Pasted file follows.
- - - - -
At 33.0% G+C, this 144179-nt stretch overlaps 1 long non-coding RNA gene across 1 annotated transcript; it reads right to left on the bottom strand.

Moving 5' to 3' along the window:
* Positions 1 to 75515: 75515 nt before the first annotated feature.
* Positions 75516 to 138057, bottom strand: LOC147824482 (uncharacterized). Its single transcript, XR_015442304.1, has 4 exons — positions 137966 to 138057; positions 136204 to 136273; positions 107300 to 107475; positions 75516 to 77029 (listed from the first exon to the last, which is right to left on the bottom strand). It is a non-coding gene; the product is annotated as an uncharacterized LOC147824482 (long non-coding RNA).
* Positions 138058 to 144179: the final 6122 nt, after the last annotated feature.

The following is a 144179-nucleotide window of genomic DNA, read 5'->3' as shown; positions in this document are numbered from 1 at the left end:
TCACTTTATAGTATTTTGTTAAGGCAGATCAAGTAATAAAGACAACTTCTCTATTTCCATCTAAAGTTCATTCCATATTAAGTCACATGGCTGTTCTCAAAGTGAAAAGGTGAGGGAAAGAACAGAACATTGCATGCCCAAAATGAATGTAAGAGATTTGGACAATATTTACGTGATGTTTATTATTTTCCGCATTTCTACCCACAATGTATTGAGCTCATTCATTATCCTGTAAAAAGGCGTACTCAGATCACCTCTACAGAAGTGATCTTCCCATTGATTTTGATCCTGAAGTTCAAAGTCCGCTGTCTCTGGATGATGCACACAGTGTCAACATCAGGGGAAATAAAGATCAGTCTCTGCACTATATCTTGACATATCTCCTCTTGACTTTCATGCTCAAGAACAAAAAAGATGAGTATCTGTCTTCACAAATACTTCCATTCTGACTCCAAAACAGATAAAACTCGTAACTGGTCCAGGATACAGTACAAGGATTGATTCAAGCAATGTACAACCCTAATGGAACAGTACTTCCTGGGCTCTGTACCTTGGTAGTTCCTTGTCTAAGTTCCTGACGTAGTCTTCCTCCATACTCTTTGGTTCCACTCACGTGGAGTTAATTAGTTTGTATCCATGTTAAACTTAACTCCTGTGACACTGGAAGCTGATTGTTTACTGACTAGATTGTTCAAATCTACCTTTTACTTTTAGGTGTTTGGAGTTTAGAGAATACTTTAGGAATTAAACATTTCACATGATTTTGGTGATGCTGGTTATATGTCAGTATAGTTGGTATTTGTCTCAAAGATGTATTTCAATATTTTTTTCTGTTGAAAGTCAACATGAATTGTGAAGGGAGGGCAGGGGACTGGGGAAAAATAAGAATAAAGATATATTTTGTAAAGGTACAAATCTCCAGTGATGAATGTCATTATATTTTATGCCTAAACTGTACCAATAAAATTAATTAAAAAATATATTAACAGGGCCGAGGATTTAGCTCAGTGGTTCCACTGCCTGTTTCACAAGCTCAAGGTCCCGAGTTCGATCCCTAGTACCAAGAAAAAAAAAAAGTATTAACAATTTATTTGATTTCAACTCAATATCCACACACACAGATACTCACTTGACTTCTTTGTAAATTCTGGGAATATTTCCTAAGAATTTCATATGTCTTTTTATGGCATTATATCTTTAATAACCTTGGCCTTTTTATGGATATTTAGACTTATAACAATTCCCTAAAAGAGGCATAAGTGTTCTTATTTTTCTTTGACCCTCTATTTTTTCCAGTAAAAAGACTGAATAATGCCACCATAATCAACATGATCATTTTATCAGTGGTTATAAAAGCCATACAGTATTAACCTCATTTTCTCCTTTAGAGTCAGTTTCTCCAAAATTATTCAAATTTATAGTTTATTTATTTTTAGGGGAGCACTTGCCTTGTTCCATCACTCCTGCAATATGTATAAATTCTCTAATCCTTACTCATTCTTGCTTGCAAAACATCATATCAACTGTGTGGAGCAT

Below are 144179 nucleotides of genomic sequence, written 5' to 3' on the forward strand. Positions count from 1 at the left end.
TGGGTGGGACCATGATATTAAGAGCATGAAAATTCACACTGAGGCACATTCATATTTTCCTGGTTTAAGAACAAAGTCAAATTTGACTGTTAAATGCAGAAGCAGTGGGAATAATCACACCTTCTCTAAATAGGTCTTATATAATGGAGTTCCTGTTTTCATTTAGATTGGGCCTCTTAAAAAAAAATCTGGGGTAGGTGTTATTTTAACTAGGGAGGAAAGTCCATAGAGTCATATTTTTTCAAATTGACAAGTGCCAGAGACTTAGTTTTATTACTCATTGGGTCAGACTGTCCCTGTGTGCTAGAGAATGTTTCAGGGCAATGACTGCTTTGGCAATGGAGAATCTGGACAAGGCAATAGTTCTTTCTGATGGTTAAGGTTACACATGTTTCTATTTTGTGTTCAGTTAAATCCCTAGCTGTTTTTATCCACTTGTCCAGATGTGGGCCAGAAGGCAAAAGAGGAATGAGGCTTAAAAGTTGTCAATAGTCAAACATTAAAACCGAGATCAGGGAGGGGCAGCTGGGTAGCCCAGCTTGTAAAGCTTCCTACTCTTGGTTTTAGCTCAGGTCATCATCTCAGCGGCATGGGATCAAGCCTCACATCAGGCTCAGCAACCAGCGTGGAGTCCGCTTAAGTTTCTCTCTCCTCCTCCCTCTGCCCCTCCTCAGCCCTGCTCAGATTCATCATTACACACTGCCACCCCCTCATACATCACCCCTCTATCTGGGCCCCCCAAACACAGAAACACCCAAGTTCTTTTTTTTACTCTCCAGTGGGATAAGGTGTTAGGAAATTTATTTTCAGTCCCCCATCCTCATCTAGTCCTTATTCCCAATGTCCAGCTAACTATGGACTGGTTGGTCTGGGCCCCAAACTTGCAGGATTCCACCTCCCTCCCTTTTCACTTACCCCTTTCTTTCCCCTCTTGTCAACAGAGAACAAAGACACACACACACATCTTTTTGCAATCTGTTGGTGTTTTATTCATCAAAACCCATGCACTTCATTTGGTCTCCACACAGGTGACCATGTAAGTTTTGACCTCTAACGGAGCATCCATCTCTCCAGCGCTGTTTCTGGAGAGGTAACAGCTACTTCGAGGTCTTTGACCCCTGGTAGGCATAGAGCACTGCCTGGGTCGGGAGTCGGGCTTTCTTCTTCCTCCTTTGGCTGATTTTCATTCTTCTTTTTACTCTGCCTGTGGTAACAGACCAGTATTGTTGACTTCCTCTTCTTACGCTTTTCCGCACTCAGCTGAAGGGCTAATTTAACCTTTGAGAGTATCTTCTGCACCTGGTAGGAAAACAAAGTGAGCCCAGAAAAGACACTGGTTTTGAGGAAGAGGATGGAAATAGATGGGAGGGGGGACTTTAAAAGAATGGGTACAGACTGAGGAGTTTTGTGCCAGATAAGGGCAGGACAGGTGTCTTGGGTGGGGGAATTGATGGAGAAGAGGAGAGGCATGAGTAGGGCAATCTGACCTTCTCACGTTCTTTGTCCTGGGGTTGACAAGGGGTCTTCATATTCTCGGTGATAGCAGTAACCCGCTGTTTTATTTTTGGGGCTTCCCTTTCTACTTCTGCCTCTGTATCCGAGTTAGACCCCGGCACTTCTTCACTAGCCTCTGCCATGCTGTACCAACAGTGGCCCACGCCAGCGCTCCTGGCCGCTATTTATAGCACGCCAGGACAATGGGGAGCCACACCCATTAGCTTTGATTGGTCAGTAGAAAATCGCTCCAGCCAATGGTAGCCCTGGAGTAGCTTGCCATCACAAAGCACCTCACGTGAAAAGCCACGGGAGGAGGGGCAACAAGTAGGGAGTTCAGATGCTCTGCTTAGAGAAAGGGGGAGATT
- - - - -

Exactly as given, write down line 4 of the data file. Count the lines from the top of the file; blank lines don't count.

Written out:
* Positions 75516 to 138057, bottom strand: LOC147824482 (uncharacterized). Its single transcript, XR_015442304.1, has 4 exons — positions 137966 to 138057; positions 136204 to 136273; positions 107300 to 107475; positions 75516 to 77029 (listed from the first exon to the last, which is right to left on the bottom strand). It is a non-coding gene; the product is annotated as an uncharacterized LOC147824482 (long non-coding RNA).